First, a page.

The Lightning-based Backbone One controller is down to its best price yet SuperNayr

If you want to reliably hit headshots and combos on your smartphone, there’s no substitute for a mobile gaming controller that adds proper physical controls. Our favorite for the task is still the Backbone One, and now through March 10th, you can save 30 percent on the original Lightning version in black, which is down to $69.99 ($30 off) at Amazon, Target, and direct from Backbone. You can also pick up the PlayStation Edition, which comes in white and has button labels corresponding to Sony’s controllers, for $69.99 ($30 off) at Amazon, Target, and Backbone.

The original Backbone One supports the iPhone 14 and older, Lightning-based models. (If you own an iPhone 15 variant, you’ll need the Backbone One with USB-C, which isn’t on sale.) It gives your smartphone a stable cradle and flanks it with standard gaming controls that make mobile titles much easier to play, and it includes a 3.5mm headphone jack so you can use wired headphones to enjoy game audio, plus a microphone for chatting. The Backbone One’s buttons don’t have the same satisfying travel and feel as more substantial controllers, but it beats losing focus and having your fingers take up half the screen as you peck around for software controls. It’s also compatible with Backbone’s software, which can help you organize your mobile games and streaming services.

Given Apple just announced a new, M3-based MacBook Air, it sounds as though it might not employ its usual over-the-top pomp for the incoming iPad Air refresh after all. If you’re not interested in the rumored embiggening of the iPad Air before hearing official details, however, you can save a bit by picking up the fifth-gen iPad Air, which is receiving a $150 discount in various storage configurations. The 64GB / Wi-Fi model is available for around $449 at Amazon, Best Buy, and Walmart, while the 256GB / Wi-Fi model starts at $599.99 at Amazon, Best Buy, and Target. Each matches its respective all-time low.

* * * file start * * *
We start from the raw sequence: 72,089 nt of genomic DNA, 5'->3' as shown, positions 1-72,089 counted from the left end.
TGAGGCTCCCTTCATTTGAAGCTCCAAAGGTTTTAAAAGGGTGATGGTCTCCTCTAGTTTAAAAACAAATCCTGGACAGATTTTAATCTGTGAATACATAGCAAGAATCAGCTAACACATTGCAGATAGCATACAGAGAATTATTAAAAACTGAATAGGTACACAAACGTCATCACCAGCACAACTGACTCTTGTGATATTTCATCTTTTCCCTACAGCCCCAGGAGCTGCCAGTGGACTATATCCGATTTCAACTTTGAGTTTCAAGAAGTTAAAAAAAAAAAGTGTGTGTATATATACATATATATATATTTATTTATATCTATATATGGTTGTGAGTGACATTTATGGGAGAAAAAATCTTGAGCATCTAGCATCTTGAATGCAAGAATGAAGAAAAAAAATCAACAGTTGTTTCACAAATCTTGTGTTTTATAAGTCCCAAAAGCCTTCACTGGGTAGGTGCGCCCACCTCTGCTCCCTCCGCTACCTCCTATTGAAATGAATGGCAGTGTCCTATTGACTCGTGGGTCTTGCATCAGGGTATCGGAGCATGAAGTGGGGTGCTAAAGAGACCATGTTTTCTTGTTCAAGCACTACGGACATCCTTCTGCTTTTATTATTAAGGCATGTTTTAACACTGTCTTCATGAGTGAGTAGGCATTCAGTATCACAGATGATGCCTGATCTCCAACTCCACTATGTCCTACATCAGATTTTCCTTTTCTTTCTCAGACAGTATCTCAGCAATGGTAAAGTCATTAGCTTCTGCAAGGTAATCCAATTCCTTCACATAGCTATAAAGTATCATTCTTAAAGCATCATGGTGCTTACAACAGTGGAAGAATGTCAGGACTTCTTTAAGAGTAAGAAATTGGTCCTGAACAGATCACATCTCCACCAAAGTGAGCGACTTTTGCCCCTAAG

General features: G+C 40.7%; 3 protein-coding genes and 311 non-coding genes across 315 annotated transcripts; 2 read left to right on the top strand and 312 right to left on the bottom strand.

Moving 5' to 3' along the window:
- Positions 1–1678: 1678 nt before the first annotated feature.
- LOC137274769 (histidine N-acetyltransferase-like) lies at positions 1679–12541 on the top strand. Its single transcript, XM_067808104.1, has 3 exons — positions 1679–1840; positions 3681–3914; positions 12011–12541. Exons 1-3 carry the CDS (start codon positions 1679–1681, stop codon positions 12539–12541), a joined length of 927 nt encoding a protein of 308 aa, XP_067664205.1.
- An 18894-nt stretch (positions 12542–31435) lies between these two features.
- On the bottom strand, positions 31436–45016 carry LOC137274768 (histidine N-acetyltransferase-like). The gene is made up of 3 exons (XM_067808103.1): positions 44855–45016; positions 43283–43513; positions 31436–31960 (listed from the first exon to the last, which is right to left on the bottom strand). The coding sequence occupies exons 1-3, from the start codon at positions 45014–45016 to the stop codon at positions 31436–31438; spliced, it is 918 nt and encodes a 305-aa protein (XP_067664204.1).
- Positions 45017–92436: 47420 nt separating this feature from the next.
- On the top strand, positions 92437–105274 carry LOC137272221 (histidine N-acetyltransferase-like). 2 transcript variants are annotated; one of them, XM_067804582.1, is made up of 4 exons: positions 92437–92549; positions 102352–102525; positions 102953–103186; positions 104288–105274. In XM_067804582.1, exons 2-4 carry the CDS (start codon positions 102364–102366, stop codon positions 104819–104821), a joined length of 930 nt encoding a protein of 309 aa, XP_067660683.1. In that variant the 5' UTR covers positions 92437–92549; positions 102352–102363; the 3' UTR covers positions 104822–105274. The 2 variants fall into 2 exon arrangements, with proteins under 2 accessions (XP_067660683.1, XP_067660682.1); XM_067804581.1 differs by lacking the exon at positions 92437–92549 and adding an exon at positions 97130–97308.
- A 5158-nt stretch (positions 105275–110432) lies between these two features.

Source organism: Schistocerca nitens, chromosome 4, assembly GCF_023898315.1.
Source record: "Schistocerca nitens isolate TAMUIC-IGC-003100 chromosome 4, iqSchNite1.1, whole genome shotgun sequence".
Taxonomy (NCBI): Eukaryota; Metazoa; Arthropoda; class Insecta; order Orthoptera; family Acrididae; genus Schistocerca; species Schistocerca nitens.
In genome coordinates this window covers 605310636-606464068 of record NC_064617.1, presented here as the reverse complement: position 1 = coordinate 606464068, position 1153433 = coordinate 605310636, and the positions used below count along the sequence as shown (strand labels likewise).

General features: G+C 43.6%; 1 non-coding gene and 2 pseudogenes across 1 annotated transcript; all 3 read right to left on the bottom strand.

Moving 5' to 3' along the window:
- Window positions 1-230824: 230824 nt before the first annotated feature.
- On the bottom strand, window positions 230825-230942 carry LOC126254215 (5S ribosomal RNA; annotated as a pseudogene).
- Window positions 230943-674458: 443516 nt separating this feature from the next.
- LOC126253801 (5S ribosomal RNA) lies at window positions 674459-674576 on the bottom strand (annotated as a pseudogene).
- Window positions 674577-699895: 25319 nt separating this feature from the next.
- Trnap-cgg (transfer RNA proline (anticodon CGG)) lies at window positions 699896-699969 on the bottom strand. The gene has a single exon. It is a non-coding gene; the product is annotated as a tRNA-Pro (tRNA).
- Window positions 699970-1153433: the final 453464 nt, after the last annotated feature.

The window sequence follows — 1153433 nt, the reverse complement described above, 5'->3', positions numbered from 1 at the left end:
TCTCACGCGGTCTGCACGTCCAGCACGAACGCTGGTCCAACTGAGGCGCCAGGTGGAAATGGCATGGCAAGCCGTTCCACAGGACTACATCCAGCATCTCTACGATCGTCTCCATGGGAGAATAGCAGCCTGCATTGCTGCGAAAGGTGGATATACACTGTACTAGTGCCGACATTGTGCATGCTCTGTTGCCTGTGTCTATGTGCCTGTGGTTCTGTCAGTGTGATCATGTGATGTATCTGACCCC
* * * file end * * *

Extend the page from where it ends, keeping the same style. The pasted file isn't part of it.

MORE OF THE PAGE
Released in 2022, the fifth-gen Air was first in the line to use Apple’s M1 chipset, which gives it power comparable to the 2021 iPad Pro. It even resembles the more substantial Pro models in terms of hardware design and borrows a few of its features, including a 12-megapixel camera with Center Stage and a USB-C port. In fact, the Air’s 10.9-inch Liquid Retina display fits into a chassis with roughly the same dimensions as the 11-inch iPad Pro (both are even compatible with the same Magic Keyboard).

Compared to Pro models, the iPad Air lacks a lidar camera and Face ID (it uses Touch ID for biometric unlocking). It’s also missing the Pro’s 120Hz ProMotion variable refresh rate display, along with the Mini LED panel found on the 12.9-inch model. There are fewer total speakers, too, with just two compared to the Pro’s four. Otherwise, though, it has all the essentials needed to enjoy iPadOS in a comfortably wieldable form factor, including support for the second-gen Apple Pencil.

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